The elephant in the room
Nope, I won't do it. I just won't. This is a column about long-term care and the important issues facing our profession. I absolutely refuse to get drawn into a heated discussion about the elephant in the room — not its tail or its Trump, I mean trunk. Gosh darn it, this is already impossible.
So, nice weather we're having, wouldn't you agree? How are the kids? Read any good books lately? I spent the weekend with Brad and Molly, and it was really great to see them after so many years. My favorite menu item at Shari's is the Spring Spinach Omelette. I'm not saying it's a better dining experience than Cracker Barrel, just different. Whew, another whole paragraph and I don't think I said anything that will get me vilified in the comments section. That's no small achievement.
Actually, there's a lot happening we could discuss that has absolutely nothing to do with the — dare I even say the word? — election. HGTV is going to give an Illinois facility a landscaping facelift on television. That's good, positive news. The Department of Health and Human Service says the medical appeals backlog could be gone by 2019. That's something to celebrate. A fungi found in chronic wounds can form mixed bacterial-fungal biofilms associated with poor outcomes and longer healing times, researchers have discovered. That's another non-partisan information nugget we could safely ponder.
Edging a little closer to dangerous rhetorical territory, apparently Dr. Ben Carson might be the new HHS secretary. Surely we can all rise above division and rancor and admit that having such a sleepy person in charge could be incredibly soothing. Call me a dreamer, but recordings of The Man with the Gifted Hands reading from the MDS manual could even be a solution to resident insomnia. He seems to be a wonderful person, and I've never had anything negative to say about him in the past — not here, and certainly not here. So he enjoys my complete and unequivocal support.
But oops, I did it again. Did you see what happened there? With just a moment of undisciplined inattention I slipped right back into sarcasm and cynicism, proving that in times like these, there are only two viable paths to healing — YouTube cat videos or kindness, as beautifully evoked in this poem by Naomi Shihab Nye:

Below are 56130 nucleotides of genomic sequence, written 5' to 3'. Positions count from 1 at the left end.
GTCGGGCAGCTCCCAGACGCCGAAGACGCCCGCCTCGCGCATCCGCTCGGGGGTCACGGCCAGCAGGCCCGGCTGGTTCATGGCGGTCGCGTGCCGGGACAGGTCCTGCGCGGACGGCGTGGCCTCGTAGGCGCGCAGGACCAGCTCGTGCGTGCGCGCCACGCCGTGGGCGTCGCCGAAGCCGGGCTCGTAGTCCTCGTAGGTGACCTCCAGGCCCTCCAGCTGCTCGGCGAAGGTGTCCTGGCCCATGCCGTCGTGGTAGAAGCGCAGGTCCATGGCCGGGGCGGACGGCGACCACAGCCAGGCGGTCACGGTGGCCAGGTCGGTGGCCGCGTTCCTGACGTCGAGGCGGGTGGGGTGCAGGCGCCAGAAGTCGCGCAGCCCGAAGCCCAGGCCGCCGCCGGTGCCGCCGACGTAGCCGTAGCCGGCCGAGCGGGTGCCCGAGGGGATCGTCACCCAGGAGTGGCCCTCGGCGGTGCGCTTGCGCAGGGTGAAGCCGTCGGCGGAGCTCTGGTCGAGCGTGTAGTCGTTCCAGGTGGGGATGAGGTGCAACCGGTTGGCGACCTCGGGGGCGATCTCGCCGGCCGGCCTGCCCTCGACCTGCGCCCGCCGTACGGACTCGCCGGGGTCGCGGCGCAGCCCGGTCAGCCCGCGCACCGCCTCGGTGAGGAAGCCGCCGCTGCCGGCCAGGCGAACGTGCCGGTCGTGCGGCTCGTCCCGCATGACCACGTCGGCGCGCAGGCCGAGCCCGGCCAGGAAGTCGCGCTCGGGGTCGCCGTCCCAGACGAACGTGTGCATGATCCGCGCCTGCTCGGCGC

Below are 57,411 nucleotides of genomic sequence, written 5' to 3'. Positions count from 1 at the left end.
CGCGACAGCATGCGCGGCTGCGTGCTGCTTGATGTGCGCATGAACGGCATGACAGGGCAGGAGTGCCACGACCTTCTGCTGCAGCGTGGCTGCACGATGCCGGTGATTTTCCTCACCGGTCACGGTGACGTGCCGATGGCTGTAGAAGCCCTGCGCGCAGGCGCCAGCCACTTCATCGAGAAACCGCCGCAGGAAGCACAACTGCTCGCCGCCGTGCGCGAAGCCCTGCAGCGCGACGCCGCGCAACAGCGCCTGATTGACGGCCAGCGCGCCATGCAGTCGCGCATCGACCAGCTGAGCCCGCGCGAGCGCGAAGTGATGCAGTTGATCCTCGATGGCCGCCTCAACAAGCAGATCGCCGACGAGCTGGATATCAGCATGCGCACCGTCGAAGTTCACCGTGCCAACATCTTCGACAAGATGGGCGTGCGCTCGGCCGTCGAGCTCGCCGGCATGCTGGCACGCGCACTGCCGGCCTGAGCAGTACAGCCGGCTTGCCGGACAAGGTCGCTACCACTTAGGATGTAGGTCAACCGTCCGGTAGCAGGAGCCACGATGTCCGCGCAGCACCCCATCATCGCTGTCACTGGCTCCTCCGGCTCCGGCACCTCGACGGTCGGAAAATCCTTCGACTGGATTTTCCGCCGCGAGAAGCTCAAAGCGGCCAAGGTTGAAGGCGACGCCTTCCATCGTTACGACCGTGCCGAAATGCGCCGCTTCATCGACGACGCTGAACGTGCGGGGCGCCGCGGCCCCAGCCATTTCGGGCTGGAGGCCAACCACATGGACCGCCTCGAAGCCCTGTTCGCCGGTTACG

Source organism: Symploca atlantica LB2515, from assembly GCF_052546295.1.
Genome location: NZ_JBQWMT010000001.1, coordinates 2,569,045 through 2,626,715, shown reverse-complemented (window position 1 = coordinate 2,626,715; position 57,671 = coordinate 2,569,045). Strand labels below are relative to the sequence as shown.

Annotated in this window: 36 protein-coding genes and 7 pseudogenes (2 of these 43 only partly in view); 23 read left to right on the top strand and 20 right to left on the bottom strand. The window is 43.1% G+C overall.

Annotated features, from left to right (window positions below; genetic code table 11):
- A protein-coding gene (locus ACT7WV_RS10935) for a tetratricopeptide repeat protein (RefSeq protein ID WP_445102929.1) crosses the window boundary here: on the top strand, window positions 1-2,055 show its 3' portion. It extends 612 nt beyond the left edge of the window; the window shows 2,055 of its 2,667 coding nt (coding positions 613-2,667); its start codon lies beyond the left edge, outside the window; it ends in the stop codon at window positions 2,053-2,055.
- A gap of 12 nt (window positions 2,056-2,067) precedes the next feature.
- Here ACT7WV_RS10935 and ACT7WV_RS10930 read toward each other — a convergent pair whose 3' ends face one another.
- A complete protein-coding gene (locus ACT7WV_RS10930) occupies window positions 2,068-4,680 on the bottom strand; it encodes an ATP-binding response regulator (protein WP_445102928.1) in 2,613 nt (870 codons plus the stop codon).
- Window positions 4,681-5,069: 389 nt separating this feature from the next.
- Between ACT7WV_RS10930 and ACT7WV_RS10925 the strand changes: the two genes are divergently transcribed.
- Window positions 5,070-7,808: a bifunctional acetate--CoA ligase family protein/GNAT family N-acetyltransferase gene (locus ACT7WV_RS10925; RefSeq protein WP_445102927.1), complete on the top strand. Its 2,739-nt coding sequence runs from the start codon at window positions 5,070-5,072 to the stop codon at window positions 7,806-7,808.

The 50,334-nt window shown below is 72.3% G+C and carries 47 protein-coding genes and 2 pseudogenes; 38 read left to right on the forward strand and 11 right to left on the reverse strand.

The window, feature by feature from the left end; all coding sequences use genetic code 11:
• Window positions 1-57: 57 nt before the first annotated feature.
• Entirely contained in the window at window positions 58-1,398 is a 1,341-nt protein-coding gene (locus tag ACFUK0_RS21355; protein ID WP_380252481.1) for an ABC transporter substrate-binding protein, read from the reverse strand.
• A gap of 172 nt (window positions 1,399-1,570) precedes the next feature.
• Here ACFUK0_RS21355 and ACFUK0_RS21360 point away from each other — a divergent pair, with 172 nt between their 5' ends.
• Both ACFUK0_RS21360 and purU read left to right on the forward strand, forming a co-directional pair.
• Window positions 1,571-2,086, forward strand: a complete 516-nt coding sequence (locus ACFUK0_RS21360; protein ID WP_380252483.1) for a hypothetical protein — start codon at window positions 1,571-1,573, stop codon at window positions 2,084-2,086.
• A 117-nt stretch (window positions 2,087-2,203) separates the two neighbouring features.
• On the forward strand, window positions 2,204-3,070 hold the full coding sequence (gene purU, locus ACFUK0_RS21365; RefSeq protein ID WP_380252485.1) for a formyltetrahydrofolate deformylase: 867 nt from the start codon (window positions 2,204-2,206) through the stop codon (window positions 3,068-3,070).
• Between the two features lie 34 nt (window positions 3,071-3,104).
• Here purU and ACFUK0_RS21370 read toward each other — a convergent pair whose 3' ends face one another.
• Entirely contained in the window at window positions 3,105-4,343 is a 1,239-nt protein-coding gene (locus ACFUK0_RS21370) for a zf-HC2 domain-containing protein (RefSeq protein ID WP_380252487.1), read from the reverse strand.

Before you know what kindness really is
you must lose things,
feel the future dissolve in a moment
like salt in a weakened broth.
What you held in your hand,
what you counted and carefully saved,
all this must go so you know
how desolate the landscape can be
between the regions of kindness.
How you ride and ride
thinking the bus will never stop,
the passengers eating maize and chicken
will stare out the window forever.
Before you learn the tender gravity of kindness,
you must travel where the Indian in a white poncho
lies dead by the side of the road.
You must see how this could be you,
how he too was someone
who journeyed through the night with plans
and the simple breath that kept him alive.
Before you know kindness as the deepest thing inside,
you must know sorrow as the other deepest thing.
You must wake up with sorrow.
You must speak to it till your voice
catches the thread of all sorrows
and you see the size of the cloth.
Then it is only kindness that makes sense anymore,
only kindness that ties your shoes
and sends you out into the day to mail letters and purchase bread,
only kindness that raises its head
from the crowd of the world to say
It is I you have been looking for,
and then goes with you everywhere
like a shadow or a friend.
Things I Think is written by Gary Tetz, a national Silver Medalist and regional Gold Medal winner in the Association of Business Press Editors (ASBPE) awards program. He has amused, informed and sometimes befuddled long-term care readers worldwide since his debut with the former SNALF.com at the end of a previous century. He is a multimedia consultant for Consonus Healthcare Services in Portland, OR.